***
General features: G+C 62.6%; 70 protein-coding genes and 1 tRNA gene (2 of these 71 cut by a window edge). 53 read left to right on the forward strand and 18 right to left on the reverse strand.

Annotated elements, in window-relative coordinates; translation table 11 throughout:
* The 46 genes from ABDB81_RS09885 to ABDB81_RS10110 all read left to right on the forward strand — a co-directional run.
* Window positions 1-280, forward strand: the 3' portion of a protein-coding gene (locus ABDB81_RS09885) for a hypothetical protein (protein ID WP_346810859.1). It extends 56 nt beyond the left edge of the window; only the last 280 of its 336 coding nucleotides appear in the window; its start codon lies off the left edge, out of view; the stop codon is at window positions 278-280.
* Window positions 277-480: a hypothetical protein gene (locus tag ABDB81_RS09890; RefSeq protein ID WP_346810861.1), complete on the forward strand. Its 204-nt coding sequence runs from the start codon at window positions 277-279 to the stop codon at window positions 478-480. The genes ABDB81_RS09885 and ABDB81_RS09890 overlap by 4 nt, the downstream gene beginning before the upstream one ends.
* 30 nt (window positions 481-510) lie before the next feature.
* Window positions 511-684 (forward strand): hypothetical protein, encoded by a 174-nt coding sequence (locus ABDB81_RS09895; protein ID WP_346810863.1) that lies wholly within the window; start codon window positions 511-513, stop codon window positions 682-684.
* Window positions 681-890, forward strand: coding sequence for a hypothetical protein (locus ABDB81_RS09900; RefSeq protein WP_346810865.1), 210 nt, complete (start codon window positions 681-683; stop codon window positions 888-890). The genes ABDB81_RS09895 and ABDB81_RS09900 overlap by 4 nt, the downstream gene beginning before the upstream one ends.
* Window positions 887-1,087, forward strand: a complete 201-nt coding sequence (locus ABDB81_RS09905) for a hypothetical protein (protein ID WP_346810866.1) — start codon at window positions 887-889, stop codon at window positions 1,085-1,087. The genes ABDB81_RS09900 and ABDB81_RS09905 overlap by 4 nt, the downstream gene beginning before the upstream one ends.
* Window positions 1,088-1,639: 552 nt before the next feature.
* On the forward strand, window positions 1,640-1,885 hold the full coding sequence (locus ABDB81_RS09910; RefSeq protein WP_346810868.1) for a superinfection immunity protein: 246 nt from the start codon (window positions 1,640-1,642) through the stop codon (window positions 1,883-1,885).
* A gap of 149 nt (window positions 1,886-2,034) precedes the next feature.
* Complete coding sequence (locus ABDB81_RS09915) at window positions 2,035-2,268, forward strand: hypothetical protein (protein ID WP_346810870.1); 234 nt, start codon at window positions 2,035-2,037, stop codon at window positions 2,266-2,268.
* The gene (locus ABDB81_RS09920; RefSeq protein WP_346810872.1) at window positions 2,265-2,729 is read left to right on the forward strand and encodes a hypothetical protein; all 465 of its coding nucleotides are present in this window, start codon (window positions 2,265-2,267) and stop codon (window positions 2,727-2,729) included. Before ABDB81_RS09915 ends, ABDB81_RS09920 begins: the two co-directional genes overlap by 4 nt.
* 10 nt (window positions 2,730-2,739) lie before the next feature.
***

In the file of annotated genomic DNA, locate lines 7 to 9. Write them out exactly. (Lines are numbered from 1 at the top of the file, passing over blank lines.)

* Window positions 511-684 (forward strand): hypothetical protein, encoded by a 174-nt coding sequence (locus ABDB81_RS09895; protein ID WP_346810863.1) that lies wholly within the window; start codon window positions 511-513, stop codon window positions 682-684.
* Window positions 681-890, forward strand: coding sequence for a hypothetical protein (locus ABDB81_RS09900; RefSeq protein WP_346810865.1), 210 nt, complete (start codon window positions 681-683; stop codon window positions 888-890). The genes ABDB81_RS09895 and ABDB81_RS09900 overlap by 4 nt, the downstream gene beginning before the upstream one ends.
* Window positions 887-1,087, forward strand: a complete 201-nt coding sequence (locus ABDB81_RS09905) for a hypothetical protein (protein ID WP_346810866.1) — start codon at window positions 887-889, stop codon at window positions 1,085-1,087. The genes ABDB81_RS09900 and ABDB81_RS09905 overlap by 4 nt, the downstream gene beginning before the upstream one ends.